Kate is the mom to 16 month old Vivi, her firecracker of a daughter who inspires her everyday to be a better parent. When they’re not practicing how to nicely pet the dogs or playing with “Baby,” Kate tries to catch a few minutes for a cup of coffee and some reading. After all, a relaxed (and caffeinated) mama is a happy mama.

Prowling for a Pediatrician

A good pediatrician is hard to find. Wait–let me to rephrase that: An open-minded, measured, respectful and empowering pediatrician is hard to find.

My son was born in the hospital at which I worked at that time, and I was incredibly fortunate to work in an environment that gave me direct insight into the community-based pediatrics scene. Over time I was able to winnow the catalog of available pediatricians to those I suspected could fill my apparently very tall order, and I was fortunate again when I was able to get into my first-choice pediatrician’s office.  Later I would realize just how lucky I truly was.

She was warm and gentle towards my baby. She was supportive of breastfeeding, and as I struggled discouragingly with a nipple shield, she offered bolstering words. She encouraged babywearing. She spoke to my husband and me in respectful and empathetic tones, always conveying a vibe of appreciation for our concerns.  She was patient with my many questions, provided answers based on recent research, and articulated these answers in a way that didn’t undermine me or my parenting preferences.

We didn’t always agree. When I came to her with a copy of Dr. Sears’ The Vaccine Book in hand and posed questions about vaccines, she didn’t overreact or patronize. She did respectfully articulate her perspective on specific vaccines and her objections to some of Dr. Sears’ assertions. She many not have whole-heartedly agreed with my approach, but she was receptive to exploring my expectations with me. Together we constructed a staggered and delayed immunization schedule.

Within the year my husband’s new employment moved us out of state to a small community, and I had limited leads on pediatrician candidates. My first choice pediatrician in the new town was no longer accepting new patients, and I was instead shuffled into the patient list of one of her partners. I  cannot overstate what a very poor fit this turned out to be.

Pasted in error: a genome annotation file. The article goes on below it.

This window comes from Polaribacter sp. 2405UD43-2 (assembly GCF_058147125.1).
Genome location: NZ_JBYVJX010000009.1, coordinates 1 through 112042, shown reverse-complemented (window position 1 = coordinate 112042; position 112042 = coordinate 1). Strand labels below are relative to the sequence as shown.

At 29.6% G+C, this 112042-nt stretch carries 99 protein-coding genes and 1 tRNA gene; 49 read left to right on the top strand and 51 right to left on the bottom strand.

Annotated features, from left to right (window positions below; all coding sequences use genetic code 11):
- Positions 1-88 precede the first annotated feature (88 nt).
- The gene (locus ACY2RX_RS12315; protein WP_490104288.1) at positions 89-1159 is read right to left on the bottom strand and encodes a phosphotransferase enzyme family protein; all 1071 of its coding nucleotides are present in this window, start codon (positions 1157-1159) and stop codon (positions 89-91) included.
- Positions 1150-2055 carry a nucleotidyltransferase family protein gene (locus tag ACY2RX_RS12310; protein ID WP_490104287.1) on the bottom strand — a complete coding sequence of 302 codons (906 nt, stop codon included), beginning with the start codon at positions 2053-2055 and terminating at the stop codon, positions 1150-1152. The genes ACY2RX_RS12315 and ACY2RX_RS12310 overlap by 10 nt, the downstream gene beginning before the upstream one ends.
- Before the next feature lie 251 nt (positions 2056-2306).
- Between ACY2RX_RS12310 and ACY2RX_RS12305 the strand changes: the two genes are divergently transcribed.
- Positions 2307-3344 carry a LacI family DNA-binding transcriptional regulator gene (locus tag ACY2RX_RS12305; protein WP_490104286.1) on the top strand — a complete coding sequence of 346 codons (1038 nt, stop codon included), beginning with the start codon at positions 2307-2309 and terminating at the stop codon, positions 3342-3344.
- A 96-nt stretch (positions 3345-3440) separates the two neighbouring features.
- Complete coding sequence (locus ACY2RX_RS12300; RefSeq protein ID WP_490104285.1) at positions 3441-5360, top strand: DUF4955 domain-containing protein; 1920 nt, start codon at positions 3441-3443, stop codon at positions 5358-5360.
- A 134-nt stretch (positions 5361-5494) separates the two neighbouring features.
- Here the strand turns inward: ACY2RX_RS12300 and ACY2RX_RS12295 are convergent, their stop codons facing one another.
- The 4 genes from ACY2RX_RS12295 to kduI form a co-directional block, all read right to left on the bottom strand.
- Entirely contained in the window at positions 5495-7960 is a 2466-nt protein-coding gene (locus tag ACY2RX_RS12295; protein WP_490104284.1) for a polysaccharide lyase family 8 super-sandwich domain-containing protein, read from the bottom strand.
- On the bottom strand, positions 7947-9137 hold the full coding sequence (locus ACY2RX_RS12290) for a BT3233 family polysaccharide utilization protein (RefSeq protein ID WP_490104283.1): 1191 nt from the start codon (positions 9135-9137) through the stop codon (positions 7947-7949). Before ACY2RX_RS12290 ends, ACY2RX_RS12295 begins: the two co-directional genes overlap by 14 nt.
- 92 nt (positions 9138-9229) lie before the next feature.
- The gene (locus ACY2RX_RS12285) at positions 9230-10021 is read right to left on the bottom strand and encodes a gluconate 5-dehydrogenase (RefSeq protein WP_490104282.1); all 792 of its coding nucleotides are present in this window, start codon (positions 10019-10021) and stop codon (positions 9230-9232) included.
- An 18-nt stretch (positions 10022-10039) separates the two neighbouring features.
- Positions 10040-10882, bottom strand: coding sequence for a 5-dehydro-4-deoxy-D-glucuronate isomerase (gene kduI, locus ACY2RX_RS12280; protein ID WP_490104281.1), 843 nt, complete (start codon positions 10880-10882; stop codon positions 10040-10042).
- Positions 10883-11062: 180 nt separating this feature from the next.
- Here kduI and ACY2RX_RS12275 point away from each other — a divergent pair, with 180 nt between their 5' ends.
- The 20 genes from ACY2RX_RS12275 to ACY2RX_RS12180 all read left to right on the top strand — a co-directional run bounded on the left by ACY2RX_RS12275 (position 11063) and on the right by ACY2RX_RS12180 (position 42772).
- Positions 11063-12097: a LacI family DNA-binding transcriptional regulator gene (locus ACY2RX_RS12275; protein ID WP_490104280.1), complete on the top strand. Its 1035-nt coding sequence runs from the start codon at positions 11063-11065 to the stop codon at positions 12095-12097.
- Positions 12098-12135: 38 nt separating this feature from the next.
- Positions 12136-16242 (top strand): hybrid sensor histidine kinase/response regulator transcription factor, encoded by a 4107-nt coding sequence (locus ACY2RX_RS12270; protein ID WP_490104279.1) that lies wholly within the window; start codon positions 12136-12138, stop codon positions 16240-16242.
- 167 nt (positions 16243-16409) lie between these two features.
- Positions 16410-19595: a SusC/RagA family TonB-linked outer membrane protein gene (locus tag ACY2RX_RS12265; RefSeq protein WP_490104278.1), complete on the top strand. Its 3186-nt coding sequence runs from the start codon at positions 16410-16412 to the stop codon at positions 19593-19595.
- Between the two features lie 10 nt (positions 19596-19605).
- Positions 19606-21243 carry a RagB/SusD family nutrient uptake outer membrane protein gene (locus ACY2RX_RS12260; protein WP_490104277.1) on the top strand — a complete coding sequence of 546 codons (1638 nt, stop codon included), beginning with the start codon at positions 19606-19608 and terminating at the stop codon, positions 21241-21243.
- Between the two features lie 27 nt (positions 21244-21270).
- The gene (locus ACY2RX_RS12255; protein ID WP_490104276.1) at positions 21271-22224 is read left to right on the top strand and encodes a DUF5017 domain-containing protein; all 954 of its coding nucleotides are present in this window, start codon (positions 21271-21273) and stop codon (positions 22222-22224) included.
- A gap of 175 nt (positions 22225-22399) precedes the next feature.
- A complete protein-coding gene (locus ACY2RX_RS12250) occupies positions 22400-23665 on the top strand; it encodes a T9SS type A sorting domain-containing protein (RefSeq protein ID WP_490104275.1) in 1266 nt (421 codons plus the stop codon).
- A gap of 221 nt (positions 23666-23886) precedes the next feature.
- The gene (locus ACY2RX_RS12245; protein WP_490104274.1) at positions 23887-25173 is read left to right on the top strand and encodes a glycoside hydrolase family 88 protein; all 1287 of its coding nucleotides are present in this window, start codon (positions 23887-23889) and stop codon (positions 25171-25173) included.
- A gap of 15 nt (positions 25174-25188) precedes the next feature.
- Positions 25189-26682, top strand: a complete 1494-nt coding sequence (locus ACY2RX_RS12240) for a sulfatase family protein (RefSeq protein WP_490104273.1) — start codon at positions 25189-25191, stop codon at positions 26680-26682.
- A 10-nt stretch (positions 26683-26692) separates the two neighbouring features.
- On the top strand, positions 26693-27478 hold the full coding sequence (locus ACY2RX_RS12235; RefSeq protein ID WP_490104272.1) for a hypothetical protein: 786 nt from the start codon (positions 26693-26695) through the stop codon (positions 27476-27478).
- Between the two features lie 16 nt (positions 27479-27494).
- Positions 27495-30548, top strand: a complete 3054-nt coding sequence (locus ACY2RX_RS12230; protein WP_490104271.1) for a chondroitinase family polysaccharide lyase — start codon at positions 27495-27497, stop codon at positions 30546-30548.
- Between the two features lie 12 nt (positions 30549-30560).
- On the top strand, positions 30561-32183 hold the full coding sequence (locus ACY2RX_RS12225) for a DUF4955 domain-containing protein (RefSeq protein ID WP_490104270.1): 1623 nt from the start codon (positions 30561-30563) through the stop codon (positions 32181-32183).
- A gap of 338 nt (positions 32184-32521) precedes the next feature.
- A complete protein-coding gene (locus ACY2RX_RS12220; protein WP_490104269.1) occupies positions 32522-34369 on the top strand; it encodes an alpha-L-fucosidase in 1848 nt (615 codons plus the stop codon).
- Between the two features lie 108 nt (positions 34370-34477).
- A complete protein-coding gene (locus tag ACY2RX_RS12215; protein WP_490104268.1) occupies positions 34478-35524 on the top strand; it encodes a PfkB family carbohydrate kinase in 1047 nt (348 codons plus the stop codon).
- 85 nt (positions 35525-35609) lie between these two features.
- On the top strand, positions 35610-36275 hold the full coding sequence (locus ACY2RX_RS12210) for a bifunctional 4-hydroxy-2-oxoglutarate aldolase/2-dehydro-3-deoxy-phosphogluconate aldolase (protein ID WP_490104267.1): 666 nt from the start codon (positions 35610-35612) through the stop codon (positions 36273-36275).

Our new pediatrician admonished me for night nursing. She explicitly (and erroneously) instructed me to discontinue this practice because it promoted tooth decay. She asked if my son was sleeping through the night in his crib, and when I told her that he had never slept through the night, her eyebrows hiked in an overt expression of surprise. I didn’t bother sharing about our bedsharing experience.

When I tried to discuss my preference to delay the chicken pox vaccine, she immediately launched into a fear-mongering tale about a child who endured a lengthy hospitalization due to chicken pox. There was no discussion, only belittling and bullying. I could have articulated thoughtful, measured intelligent explanations for all of my parenting preferences, but it felt pointless. I left the office in tears.

My husband recently accepted a new position within his company, necessitating another move to a new, bigger, more diverse city. With relief, I am on the prowl for a pediatrician again. I was stoked to find an Attachment Parenting group in my new hometown, and I’ve inquired there about pediatrician suggestions. I am hopeful that we’ll find one who, at the very least, respects the way attached families roll, and at the absolute best, embraces and celebrates it as much as I do.

What has been your pediatrician experience? How did you find your pediatrician? How have you handled disagreement with your pediatrician?

Rhianna lives in St. Louis with her equally adorable husband and 16 month old son. This past holiday she sent their former pediatrician a holiday card and scribbled in a post script that their latest pediatrician seriously sucked in comparison. She nominates Dr. James McKenna to be the new McDreamy.

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Did you know The Other Baby Book: A Natural Approach to Baby’s First Year is now for sale? Are you interested in learning more about gentle, mom and baby-friendly practices that foster a joyful, connected relationship? Want to introduce a pregnant friend to natural parenting? Check out our website or head over to Amazon to grab your copy today!
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Wordless Wednesday: Reflection

Sometimes it just takes some time by the water to reflect and relax- whatever our age.

As the mom of two young kiddos, Jennifer is often searching for time to reflect-  and the ocean always provides it.  Yes, because of the calming effects of the water, but mostly because it is a limitless open space for said children.